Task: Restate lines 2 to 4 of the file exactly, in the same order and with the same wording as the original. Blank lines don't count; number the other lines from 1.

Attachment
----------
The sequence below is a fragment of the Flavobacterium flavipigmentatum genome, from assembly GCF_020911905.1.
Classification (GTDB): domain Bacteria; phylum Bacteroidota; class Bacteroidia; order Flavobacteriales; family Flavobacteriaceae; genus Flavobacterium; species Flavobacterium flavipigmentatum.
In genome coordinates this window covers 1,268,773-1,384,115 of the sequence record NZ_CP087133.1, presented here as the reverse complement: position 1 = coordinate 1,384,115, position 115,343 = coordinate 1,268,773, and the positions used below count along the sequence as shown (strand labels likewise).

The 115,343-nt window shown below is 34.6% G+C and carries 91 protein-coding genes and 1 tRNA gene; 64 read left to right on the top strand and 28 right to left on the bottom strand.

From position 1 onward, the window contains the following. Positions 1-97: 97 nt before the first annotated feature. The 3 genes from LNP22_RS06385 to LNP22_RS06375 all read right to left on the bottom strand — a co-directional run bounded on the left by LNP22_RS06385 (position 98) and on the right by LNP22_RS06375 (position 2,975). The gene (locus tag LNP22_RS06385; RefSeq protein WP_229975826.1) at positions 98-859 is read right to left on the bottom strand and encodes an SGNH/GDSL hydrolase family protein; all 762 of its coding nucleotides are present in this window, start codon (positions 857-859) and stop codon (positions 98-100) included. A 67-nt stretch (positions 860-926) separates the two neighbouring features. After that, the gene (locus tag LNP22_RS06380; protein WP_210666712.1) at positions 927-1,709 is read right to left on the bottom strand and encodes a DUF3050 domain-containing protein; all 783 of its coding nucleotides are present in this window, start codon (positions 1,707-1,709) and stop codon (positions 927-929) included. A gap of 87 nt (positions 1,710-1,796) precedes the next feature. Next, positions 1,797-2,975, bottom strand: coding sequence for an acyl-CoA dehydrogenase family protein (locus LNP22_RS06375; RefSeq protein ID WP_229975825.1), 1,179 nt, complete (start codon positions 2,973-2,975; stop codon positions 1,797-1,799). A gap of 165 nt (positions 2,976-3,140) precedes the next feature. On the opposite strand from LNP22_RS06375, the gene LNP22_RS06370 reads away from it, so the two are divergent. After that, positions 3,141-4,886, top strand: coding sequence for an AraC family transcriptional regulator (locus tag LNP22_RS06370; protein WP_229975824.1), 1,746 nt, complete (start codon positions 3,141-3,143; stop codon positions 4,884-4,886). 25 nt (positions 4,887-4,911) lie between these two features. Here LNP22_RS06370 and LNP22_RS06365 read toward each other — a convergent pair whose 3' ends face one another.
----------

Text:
Classification (GTDB): domain Bacteria; phylum Bacteroidota; class Bacteroidia; order Flavobacteriales; family Flavobacteriaceae; genus Flavobacterium; species Flavobacterium flavipigmentatum.
In genome coordinates this window covers 1,268,773-1,384,115 of the sequence record NZ_CP087133.1, presented here as the reverse complement: position 1 = coordinate 1,384,115, position 115,343 = coordinate 1,268,773, and the positions used below count along the sequence as shown (strand labels likewise).

The 115,343-nt window shown below is 34.6% G+C and carries 91 protein-coding genes and 1 tRNA gene; 64 read left to right on the top strand and 28 right to left on the bottom strand.